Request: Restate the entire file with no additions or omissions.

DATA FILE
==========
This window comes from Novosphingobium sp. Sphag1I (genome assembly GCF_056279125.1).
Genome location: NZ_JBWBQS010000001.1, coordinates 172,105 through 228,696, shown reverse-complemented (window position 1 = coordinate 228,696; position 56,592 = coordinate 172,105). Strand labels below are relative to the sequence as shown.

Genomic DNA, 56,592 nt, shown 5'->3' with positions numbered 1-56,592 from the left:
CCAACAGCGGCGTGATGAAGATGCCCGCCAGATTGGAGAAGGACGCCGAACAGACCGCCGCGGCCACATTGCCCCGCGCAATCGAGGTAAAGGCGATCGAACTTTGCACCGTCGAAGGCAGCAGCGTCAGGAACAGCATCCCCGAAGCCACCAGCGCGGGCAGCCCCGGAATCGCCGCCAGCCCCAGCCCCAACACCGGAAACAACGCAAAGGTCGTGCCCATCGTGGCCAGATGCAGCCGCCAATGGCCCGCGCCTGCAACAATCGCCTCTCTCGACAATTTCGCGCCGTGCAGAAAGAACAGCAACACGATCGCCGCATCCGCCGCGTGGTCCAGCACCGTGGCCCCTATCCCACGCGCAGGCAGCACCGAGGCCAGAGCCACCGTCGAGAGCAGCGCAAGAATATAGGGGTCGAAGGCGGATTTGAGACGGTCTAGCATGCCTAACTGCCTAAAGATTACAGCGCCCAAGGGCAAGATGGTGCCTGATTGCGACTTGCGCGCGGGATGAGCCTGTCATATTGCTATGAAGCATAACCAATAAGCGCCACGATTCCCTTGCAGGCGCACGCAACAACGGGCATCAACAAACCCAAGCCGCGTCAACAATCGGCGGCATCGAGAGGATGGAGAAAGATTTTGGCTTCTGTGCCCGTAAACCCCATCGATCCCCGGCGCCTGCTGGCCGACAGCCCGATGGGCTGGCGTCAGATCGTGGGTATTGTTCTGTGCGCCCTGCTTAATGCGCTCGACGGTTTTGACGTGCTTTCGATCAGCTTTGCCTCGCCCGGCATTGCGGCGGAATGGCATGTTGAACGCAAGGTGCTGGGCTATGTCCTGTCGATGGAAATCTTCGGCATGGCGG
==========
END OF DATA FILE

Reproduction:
This window comes from Novosphingobium sp. Sphag1I (genome assembly GCF_056279125.1).
Genome location: NZ_JBWBQS010000001.1, coordinates 172,105 through 228,696, shown reverse-complemented (window position 1 = coordinate 228,696; position 56,592 = coordinate 172,105). Strand labels below are relative to the sequence as shown.

Genomic DNA, 56,592 nt, shown 5'->3' with positions numbered 1-56,592 from the left:
CCAACAGCGGCGTGATGAAGATGCCCGCCAGATTGGAGAAGGACGCCGAACAGACCGCCGCGGCCACATTGCCCCGCGCAATCGAGGTAAAGGCGATCGAACTTTGCACCGTCGAAGGCAGCAGCGTCAGGAACAGCATCCCCGAAGCCACCAGCGCGGGCAGCCCCGGAATCGCCGCCAGCCCCAGCCCCAACACCGGAAACAACGCAAAGGTCGTGCCCATCGTGGCCAGATGCAGCCGCCAATGGCCCGCGCCTGCAACAATCGCCTCTCTCGACAATTTCGCGCCGTGCAGAAAGAACAGCAACACGATCGCCGCATCCGCCGCGTGGTCCAGCACCGTGGCCCCTATCCCACGCGCAGGCAGCACCGAGGCCAGAGCCACCGTCGAGAGCAGCGCAAGAATATAGGGGTCGAAGGCGGATTTGAGACGGTCTAGCATGCCTAACTGCCTAAAGATTACAGCGCCCAAGGGCAAGATGGTGCCTGATTGCGACTTGCGCGCGGGATGAGCCTGTCATATTGCTATGAAGCATAACCAATAAGCGCCACGATTCCCTTGCAGGCGCACGCAACAACGGGCATCAACAAACCCAAGCCGCGTCAACAATCGGCGGCATCGAGAGGATGGAGAAAGATTTTGGCTTCTGTGCCCGTAAACCCCATCGATCCCCGGCGCCTGCTGGCCGACAGCCCGATGGGCTGGCGTCAGATCGTGGGTATTGTTCTGTGCGCCCTGCTTAATGCGCTCGACGGTTTTGACGTGCTTTCGATCAGCTTTGCCTCGCCCGGCATTGCGGCGGAATGGCATGTTGAACGCAAGGTGCTGGGCTATGTCCTGTCGATGGAAATCTTCGGCATGGCGG